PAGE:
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Stock Market Slide Cause For 'Serious Concern,' Not Panic, Former Treasury Secretary Says

A currency trader watches monitors at the foreign exchange dealing room of the KEB Hana Bank headquarters in Seoul, South Korea, Tuesday, Feb. 6, 2018. Shares tumbled in Asia on Tuesday after a wild day for U.S. markets that resulted in the biggest drop in the Dow Jones industrial average in six and a half years. (Ahn Young-joon/AP)
A currency trader watches monitors at the foreign exchange dealing room of the KEB Hana Bank headquarters in Seoul, South Korea, Tuesday, Feb. 6, 2018. Shares tumbled in Asia on Tuesday after a wild day for U.S. markets that resulted in the biggest drop in the Dow Jones industrial average in six and a half years. (Ahn Young-joon/AP)

Former Treasury Secretary Larry Summers says he’s concerned about the stock market slide in recent days, but that it doesn’t have much to do with the recent tax cuts, and that things could easily swing back up soon.

Summers (@LHSummers), president emeritus of Harvard University, joins Here & Now‘s Jeremy Hobson from Hong Kong.

Interview Highlights

On if it’s appropriate to panic about the markets

“Panic is never a constructive response to any situation. And for the vast majority of investors who aren’t professional, experience teaches that they’re better off setting the overall portfolio strategy and sticking with it, and not trying to change their position in response to day-to-day market developments. So panic is definitely the wrong response. But serious concern is I think the right response.”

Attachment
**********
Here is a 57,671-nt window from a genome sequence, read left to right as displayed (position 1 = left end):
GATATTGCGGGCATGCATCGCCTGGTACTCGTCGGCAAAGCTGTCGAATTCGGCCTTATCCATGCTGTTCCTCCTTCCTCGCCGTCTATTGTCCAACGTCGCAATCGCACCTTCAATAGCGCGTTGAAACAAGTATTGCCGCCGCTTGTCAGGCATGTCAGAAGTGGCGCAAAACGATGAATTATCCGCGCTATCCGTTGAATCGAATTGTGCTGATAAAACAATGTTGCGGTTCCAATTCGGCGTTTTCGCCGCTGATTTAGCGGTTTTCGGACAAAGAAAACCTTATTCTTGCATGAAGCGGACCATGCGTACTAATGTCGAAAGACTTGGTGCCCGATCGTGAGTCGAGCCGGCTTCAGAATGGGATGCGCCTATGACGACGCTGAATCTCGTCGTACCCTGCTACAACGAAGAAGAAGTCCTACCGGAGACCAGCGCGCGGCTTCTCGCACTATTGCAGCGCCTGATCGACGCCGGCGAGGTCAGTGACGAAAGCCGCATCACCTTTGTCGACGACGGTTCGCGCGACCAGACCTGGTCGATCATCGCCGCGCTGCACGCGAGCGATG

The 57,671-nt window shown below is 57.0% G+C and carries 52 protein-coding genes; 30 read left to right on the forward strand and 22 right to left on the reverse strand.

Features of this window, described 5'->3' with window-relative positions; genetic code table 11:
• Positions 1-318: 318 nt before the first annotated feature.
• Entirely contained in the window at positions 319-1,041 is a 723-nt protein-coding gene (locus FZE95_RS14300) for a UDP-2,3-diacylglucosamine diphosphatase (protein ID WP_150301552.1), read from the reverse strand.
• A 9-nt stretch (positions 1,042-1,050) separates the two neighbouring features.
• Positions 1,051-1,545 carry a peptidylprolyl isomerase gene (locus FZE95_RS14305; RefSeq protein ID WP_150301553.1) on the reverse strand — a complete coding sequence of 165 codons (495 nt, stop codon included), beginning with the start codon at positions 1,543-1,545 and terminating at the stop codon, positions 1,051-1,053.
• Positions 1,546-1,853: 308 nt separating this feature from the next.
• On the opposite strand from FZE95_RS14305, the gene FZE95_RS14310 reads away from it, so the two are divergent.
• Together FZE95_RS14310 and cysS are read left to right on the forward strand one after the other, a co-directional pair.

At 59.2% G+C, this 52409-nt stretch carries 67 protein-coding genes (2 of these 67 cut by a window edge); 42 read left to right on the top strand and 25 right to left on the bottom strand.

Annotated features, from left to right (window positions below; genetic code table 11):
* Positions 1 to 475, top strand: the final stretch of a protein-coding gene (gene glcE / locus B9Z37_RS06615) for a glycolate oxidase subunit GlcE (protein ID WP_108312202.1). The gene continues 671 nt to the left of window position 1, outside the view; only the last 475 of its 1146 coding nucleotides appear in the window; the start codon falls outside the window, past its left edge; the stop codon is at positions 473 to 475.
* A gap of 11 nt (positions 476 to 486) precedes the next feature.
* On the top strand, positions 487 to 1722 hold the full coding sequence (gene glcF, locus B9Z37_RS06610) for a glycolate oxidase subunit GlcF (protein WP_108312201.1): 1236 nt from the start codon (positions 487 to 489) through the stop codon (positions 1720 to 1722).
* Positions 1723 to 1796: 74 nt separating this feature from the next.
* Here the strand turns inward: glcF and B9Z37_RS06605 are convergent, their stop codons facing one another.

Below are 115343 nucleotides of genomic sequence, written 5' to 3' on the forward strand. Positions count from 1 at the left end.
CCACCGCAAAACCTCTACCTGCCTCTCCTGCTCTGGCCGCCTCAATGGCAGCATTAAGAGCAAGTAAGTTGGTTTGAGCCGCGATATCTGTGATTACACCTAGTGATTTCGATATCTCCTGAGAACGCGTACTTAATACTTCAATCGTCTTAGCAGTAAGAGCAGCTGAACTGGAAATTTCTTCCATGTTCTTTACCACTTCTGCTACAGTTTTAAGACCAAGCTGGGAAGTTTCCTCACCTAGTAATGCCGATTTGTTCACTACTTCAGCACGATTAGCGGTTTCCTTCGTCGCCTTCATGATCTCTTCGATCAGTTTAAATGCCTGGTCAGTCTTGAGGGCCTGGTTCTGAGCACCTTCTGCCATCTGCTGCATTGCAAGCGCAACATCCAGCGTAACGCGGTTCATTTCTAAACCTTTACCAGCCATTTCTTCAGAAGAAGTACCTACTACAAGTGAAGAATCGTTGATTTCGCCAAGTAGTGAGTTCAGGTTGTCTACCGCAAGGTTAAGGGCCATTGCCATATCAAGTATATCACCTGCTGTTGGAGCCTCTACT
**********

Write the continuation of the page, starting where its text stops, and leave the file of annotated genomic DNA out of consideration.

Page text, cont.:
On whether the drop came as a surprise

“It surprised me in the last couple of days, of course — nobody wakes up expecting that, on a given day, the market’s gonna fall 600 or 1,000 points. On the other hand, I had the gathering sense for some time that there was excessive complacency in the market, that too many people were assuming that the market was a one-way, upwards escalator.”

On the volatility coming on the heels of the Republican tax bill’s passage

“I think this is probably not heavily related to the Republican tax bill. I think the proposed tax bill was a mistake, I think we fired our fiscal cannon — in some sense before we needed it — of fiscal stimulus, and that may prove to be a costly error. I think that if an economy does turn down, if the markets stay down for a long time and stay down in a major way, that will obviously increase the risk of recession. But those issues at this point are somewhat premature. The right view for people to have now is of concern and a focus on restoring adequate growth. As you know, my feeling has been for quite some time that priority of the Fed has to be reattaining the 2 percent inflation target, and that that, rather than controlled to lower inflation, should be the major Fed priority.”

On how he expects Federal Reserve Chairman Jerome Powell to respond

“I think he will want very much to stick with the scheduled March [interest rate] increase that the Fed has been telegraphing in its speeches for the last month or two. It could easily be that the markets will recover somewhat today, and cruise their way back upwards a little bit. This will look like a very normal market fluctuation, with a particularly dramatic moment. It’s also possible that this will be seen as the beginning of a longer period of economic distress. It’s hard to make a definite judgment.”

On concern in Hong Kong watching markets in Asia

“I think there’s very substantial concern, and I think the concern, frankly, is magnified by a sense that if a crisis were to come, the United States might not have quite the team in place that could deal effectively with a major crisis.”

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